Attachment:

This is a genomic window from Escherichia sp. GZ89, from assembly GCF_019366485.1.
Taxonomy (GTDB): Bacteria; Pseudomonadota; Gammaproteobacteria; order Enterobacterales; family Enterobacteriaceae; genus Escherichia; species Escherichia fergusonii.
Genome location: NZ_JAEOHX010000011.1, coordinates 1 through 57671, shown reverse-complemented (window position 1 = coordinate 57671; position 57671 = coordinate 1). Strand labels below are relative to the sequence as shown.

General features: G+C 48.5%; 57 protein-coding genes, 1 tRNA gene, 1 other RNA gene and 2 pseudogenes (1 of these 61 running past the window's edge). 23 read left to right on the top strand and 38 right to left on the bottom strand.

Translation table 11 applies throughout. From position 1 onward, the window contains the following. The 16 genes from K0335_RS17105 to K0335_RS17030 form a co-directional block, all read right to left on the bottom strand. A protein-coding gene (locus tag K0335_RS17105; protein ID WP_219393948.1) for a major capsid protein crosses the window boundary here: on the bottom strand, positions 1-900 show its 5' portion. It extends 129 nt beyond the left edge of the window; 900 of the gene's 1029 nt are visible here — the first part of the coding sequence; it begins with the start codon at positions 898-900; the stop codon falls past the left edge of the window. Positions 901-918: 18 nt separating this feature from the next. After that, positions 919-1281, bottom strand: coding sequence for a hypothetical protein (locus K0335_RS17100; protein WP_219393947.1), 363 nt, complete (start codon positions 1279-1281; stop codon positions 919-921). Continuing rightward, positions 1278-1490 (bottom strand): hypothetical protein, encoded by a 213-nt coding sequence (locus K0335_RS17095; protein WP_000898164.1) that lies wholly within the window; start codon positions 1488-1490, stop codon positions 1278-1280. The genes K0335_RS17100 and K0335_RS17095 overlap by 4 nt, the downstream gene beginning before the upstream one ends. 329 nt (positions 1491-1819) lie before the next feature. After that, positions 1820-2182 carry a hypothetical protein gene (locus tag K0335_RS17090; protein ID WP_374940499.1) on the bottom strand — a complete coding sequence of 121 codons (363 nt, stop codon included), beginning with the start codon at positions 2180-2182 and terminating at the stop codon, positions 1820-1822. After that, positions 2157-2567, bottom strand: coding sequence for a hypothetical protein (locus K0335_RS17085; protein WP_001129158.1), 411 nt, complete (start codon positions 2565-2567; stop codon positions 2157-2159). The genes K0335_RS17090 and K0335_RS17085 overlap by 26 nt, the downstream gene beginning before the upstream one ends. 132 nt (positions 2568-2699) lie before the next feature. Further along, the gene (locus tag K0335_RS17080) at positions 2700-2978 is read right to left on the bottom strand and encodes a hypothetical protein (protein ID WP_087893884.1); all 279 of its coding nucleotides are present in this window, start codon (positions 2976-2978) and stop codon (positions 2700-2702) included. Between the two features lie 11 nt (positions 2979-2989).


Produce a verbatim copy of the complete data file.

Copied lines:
This is a genomic window from Escherichia sp. GZ89, from assembly GCF_019366485.1.
Taxonomy (GTDB): Bacteria; Pseudomonadota; Gammaproteobacteria; order Enterobacterales; family Enterobacteriaceae; genus Escherichia; species Escherichia fergusonii.
Genome location: NZ_JAEOHX010000011.1, coordinates 1 through 57671, shown reverse-complemented (window position 1 = coordinate 57671; position 57671 = coordinate 1). Strand labels below are relative to the sequence as shown.

General features: G+C 48.5%; 57 protein-coding genes, 1 tRNA gene, 1 other RNA gene and 2 pseudogenes (1 of these 61 running past the window's edge). 23 read left to right on the top strand and 38 right to left on the bottom strand.

Translation table 11 applies throughout. From position 1 onward, the window contains the following. The 16 genes from K0335_RS17105 to K0335_RS17030 form a co-directional block, all read right to left on the bottom strand. A protein-coding gene (locus tag K0335_RS17105; protein ID WP_219393948.1) for a major capsid protein crosses the window boundary here: on the bottom strand, positions 1-900 show its 5' portion. It extends 129 nt beyond the left edge of the window; 900 of the gene's 1029 nt are visible here — the first part of the coding sequence; it begins with the start codon at positions 898-900; the stop codon falls past the left edge of the window. Positions 901-918: 18 nt separating this feature from the next. After that, positions 919-1281, bottom strand: coding sequence for a hypothetical protein (locus K0335_RS17100; protein WP_219393947.1), 363 nt, complete (start codon positions 1279-1281; stop codon positions 919-921). Continuing rightward, positions 1278-1490 (bottom strand): hypothetical protein, encoded by a 213-nt coding sequence (locus K0335_RS17095; protein WP_000898164.1) that lies wholly within the window; start codon positions 1488-1490, stop codon positions 1278-1280. The genes K0335_RS17100 and K0335_RS17095 overlap by 4 nt, the downstream gene beginning before the upstream one ends. 329 nt (positions 1491-1819) lie before the next feature. After that, positions 1820-2182 carry a hypothetical protein gene (locus tag K0335_RS17090; protein ID WP_374940499.1) on the bottom strand — a complete coding sequence of 121 codons (363 nt, stop codon included), beginning with the start codon at positions 2180-2182 and terminating at the stop codon, positions 1820-1822. After that, positions 2157-2567, bottom strand: coding sequence for a hypothetical protein (locus K0335_RS17085; protein WP_001129158.1), 411 nt, complete (start codon positions 2565-2567; stop codon positions 2157-2159). The genes K0335_RS17090 and K0335_RS17085 overlap by 26 nt, the downstream gene beginning before the upstream one ends. 132 nt (positions 2568-2699) lie before the next feature. Further along, the gene (locus tag K0335_RS17080) at positions 2700-2978 is read right to left on the bottom strand and encodes a hypothetical protein (protein ID WP_087893884.1); all 279 of its coding nucleotides are present in this window, start codon (positions 2976-2978) and stop codon (positions 2700-2702) included. Between the two features lie 11 nt (positions 2979-2989).